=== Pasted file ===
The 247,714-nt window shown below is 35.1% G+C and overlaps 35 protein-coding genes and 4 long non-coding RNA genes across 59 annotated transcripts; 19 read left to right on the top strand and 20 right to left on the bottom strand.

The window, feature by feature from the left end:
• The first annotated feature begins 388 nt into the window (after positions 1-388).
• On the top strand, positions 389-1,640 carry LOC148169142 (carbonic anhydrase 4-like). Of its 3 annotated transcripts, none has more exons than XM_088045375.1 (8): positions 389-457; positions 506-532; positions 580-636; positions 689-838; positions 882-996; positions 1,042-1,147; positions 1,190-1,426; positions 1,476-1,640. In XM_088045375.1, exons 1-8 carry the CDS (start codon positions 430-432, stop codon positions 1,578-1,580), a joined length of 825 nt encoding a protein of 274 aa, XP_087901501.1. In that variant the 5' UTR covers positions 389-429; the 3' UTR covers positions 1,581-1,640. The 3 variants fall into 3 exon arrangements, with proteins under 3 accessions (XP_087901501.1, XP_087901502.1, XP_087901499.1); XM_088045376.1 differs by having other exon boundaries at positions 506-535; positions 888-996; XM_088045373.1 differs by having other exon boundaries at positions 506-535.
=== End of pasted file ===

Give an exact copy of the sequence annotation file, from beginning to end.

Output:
The 247,714-nt window shown below is 35.1% G+C and overlaps 35 protein-coding genes and 4 long non-coding RNA genes across 59 annotated transcripts; 19 read left to right on the top strand and 20 right to left on the bottom strand.

The window, feature by feature from the left end:
• The first annotated feature begins 388 nt into the window (after positions 1-388).
• On the top strand, positions 389-1,640 carry LOC148169142 (carbonic anhydrase 4-like). Of its 3 annotated transcripts, none has more exons than XM_088045375.1 (8): positions 389-457; positions 506-532; positions 580-636; positions 689-838; positions 882-996; positions 1,042-1,147; positions 1,190-1,426; positions 1,476-1,640. In XM_088045375.1, exons 1-8 carry the CDS (start codon positions 430-432, stop codon positions 1,578-1,580), a joined length of 825 nt encoding a protein of 274 aa, XP_087901501.1. In that variant the 5' UTR covers positions 389-429; the 3' UTR covers positions 1,581-1,640. The 3 variants fall into 3 exon arrangements, with proteins under 3 accessions (XP_087901501.1, XP_087901502.1, XP_087901499.1); XM_088045376.1 differs by having other exon boundaries at positions 506-535; positions 888-996; XM_088045373.1 differs by having other exon boundaries at positions 506-535.